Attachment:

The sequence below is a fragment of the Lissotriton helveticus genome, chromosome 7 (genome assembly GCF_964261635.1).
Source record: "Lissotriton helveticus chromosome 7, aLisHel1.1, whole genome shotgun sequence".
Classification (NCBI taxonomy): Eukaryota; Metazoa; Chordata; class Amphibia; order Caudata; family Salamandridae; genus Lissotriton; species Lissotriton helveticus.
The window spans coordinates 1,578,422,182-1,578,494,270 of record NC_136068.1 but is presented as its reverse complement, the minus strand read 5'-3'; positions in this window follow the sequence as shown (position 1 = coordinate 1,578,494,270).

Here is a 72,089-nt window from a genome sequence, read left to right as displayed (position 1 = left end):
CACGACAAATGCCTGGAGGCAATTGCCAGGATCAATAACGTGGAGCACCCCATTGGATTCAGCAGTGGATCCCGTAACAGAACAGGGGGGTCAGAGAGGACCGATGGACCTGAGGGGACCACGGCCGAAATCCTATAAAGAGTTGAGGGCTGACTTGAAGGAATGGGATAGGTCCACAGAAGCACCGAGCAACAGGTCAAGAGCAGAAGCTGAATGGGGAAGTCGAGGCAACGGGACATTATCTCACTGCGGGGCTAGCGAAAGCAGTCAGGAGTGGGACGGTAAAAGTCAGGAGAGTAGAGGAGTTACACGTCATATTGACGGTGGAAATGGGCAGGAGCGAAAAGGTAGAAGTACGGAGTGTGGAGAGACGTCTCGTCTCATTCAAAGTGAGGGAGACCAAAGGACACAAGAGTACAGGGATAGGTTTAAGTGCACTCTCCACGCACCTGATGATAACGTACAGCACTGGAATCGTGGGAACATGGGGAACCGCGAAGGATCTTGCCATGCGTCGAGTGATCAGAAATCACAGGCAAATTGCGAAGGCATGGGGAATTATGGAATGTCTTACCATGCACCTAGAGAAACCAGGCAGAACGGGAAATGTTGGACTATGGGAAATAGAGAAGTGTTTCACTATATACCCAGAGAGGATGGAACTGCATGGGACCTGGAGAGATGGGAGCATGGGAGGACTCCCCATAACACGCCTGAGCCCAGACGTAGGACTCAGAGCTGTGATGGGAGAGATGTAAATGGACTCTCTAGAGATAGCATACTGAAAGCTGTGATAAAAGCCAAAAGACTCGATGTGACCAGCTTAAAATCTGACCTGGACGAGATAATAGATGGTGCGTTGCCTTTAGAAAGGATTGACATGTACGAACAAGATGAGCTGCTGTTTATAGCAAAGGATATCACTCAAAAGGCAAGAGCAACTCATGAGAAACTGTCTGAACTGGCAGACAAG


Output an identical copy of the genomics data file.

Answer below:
The sequence below is a fragment of the Lissotriton helveticus genome, chromosome 7 (genome assembly GCF_964261635.1).
Source record: "Lissotriton helveticus chromosome 7, aLisHel1.1, whole genome shotgun sequence".
Classification (NCBI taxonomy): Eukaryota; Metazoa; Chordata; class Amphibia; order Caudata; family Salamandridae; genus Lissotriton; species Lissotriton helveticus.
The window spans coordinates 1,578,422,182-1,578,494,270 of record NC_136068.1 but is presented as its reverse complement, the minus strand read 5'-3'; positions in this window follow the sequence as shown (position 1 = coordinate 1,578,494,270).

Here is a 72,089-nt window from a genome sequence, read left to right as displayed (position 1 = left end):
CACGACAAATGCCTGGAGGCAATTGCCAGGATCAATAACGTGGAGCACCCCATTGGATTCAGCAGTGGATCCCGTAACAGAACAGGGGGGTCAGAGAGGACCGATGGACCTGAGGGGACCACGGCCGAAATCCTATAAAGAGTTGAGGGCTGACTTGAAGGAATGGGATAGGTCCACAGAAGCACCGAGCAACAGGTCAAGAGCAGAAGCTGAATGGGGAAGTCGAGGCAACGGGACATTATCTCACTGCGGGGCTAGCGAAAGCAGTCAGGAGTGGGACGGTAAAAGTCAGGAGAGTAGAGGAGTTACACGTCATATTGACGGTGGAAATGGGCAGGAGCGAAAAGGTAGAAGTACGGAGTGTGGAGAGACGTCTCGTCTCATTCAAAGTGAGGGAGACCAAAGGACACAAGAGTACAGGGATAGGTTTAAGTGCACTCTCCACGCACCTGATGATAACGTACAGCACTGGAATCGTGGGAACATGGGGAACCGCGAAGGATCTTGCCATGCGTCGAGTGATCAGAAATCACAGGCAAATTGCGAAGGCATGGGGAATTATGGAATGTCTTACCATGCACCTAGAGAAACCAGGCAGAACGGGAAATGTTGGACTATGGGAAATAGAGAAGTGTTTCACTATATACCCAGAGAGGATGGAACTGCATGGGACCTGGAGAGATGGGAGCATGGGAGGACTCCCCATAACACGCCTGAGCCCAGACGTAGGACTCAGAGCTGTGATGGGAGAGATGTAAATGGACTCTCTAGAGATAGCATACTGAAAGCTGTGATAAAAGCCAAAAGACTCGATGTGACCAGCTTAAAATCTGACCTGGACGAGATAATAGATGGTGCGTTGCCTTTAGAAAGGATTGACATGTACGAACAAGATGAGCTGCTGTTTATAGCAAAGGATATCACTCAAAAGGCAAGAGCAACTCATGAGAAACTGTCTGAACTGGCAGACAAG